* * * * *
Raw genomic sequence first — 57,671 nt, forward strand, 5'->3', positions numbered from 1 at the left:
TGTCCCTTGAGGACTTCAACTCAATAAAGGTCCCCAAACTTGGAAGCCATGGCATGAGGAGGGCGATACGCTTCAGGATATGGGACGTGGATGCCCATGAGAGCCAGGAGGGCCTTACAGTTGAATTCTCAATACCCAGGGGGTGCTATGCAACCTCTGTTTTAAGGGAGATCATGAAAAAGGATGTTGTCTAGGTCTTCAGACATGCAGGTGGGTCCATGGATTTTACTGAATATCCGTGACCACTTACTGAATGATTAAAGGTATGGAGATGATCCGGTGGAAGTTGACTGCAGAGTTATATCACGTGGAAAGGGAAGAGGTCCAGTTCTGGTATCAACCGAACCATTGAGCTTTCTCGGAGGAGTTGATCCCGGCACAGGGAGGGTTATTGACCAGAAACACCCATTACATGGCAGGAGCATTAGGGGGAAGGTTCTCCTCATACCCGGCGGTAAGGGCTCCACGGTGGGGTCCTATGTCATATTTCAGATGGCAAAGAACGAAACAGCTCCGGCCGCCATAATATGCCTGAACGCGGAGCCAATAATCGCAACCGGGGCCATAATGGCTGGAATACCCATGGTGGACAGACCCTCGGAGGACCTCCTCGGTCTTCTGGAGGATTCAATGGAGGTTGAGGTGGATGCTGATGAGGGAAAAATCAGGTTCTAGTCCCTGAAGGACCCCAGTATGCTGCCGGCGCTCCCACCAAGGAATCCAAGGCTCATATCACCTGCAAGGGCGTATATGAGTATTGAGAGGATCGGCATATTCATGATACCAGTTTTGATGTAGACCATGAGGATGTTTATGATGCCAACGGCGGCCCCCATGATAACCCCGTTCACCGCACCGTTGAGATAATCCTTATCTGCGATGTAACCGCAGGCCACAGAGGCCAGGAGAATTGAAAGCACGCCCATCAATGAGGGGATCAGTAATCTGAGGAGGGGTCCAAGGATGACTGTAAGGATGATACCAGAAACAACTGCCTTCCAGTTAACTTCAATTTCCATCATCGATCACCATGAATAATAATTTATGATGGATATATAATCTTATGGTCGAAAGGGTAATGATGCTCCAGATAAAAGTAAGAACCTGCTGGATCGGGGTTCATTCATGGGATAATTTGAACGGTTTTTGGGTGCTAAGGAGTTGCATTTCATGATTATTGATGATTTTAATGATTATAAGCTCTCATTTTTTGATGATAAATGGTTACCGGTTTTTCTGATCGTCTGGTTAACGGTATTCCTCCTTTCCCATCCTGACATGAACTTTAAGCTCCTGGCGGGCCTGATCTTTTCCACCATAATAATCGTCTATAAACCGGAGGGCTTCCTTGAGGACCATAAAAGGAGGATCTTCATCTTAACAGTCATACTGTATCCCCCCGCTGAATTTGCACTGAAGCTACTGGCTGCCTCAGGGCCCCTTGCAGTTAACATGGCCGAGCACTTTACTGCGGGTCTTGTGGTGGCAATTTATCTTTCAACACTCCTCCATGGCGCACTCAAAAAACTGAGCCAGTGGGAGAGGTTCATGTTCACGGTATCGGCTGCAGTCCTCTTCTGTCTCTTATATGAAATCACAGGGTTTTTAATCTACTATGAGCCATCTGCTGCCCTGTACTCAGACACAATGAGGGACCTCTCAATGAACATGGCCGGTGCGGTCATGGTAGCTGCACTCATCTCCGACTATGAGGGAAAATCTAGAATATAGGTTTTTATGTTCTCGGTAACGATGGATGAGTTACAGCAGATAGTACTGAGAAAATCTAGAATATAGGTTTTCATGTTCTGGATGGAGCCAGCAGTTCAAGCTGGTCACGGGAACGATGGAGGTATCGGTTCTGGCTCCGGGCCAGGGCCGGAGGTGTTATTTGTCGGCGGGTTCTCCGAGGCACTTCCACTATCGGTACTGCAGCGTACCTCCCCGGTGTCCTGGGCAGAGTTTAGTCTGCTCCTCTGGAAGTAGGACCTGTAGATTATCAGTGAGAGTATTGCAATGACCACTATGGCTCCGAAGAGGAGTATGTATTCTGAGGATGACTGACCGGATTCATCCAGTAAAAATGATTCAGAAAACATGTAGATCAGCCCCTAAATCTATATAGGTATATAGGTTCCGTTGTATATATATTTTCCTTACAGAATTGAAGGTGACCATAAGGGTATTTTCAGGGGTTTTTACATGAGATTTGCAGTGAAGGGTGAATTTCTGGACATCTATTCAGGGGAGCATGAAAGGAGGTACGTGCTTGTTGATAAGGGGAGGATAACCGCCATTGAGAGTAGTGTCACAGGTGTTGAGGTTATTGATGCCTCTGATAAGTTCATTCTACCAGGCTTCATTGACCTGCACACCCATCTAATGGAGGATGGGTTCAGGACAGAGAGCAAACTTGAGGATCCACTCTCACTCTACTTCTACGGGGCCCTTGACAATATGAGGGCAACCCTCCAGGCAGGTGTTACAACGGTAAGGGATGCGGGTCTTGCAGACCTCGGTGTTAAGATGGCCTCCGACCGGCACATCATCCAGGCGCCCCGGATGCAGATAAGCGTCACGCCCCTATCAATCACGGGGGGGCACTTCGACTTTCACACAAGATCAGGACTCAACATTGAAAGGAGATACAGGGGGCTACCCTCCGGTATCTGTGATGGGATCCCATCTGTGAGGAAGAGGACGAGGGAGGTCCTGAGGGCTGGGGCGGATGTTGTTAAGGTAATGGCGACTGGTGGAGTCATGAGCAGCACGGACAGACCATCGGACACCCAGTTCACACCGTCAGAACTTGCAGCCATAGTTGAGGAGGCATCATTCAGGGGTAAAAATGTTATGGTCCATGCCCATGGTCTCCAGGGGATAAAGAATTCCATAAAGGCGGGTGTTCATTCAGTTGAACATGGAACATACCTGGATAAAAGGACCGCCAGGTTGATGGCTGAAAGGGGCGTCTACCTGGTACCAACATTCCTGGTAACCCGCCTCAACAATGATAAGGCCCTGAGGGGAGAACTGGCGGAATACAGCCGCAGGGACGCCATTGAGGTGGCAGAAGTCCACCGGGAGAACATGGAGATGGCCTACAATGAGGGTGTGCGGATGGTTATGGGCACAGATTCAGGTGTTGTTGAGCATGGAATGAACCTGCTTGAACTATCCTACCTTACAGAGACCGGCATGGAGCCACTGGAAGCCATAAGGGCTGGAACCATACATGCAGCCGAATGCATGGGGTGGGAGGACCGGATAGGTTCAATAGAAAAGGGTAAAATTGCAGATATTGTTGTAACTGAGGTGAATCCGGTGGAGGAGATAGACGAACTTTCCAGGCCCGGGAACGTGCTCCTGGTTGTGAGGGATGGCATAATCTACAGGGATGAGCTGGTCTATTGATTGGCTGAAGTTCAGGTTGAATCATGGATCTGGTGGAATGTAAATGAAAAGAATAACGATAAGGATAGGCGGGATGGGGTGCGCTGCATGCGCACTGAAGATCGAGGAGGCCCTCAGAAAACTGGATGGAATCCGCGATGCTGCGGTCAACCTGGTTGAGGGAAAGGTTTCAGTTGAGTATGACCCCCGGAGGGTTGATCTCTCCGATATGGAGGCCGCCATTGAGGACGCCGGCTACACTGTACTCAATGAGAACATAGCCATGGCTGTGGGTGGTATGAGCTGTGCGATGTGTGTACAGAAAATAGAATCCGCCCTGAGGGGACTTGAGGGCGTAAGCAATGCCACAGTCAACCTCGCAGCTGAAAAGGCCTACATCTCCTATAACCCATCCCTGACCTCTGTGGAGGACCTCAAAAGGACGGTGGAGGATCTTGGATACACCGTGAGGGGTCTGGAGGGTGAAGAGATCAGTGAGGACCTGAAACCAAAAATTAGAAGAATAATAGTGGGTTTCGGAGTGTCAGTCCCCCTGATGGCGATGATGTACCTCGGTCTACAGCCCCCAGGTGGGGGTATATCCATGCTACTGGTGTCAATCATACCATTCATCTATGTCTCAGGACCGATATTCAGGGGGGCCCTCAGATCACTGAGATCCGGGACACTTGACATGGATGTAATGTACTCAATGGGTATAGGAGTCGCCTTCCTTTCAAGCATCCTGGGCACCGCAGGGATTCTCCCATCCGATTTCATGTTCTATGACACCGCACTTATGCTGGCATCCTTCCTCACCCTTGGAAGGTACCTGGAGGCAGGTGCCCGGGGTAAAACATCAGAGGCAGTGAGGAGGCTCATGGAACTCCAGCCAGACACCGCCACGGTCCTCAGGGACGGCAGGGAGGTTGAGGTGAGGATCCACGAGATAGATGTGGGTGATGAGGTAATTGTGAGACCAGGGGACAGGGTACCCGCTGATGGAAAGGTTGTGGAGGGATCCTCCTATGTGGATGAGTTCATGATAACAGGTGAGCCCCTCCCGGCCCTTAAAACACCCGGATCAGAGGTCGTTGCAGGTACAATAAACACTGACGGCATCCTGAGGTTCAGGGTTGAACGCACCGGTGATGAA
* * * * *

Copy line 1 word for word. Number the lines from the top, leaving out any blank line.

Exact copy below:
Raw genomic sequence first — 57,671 nt, forward strand, 5'->3', positions numbered from 1 at the left: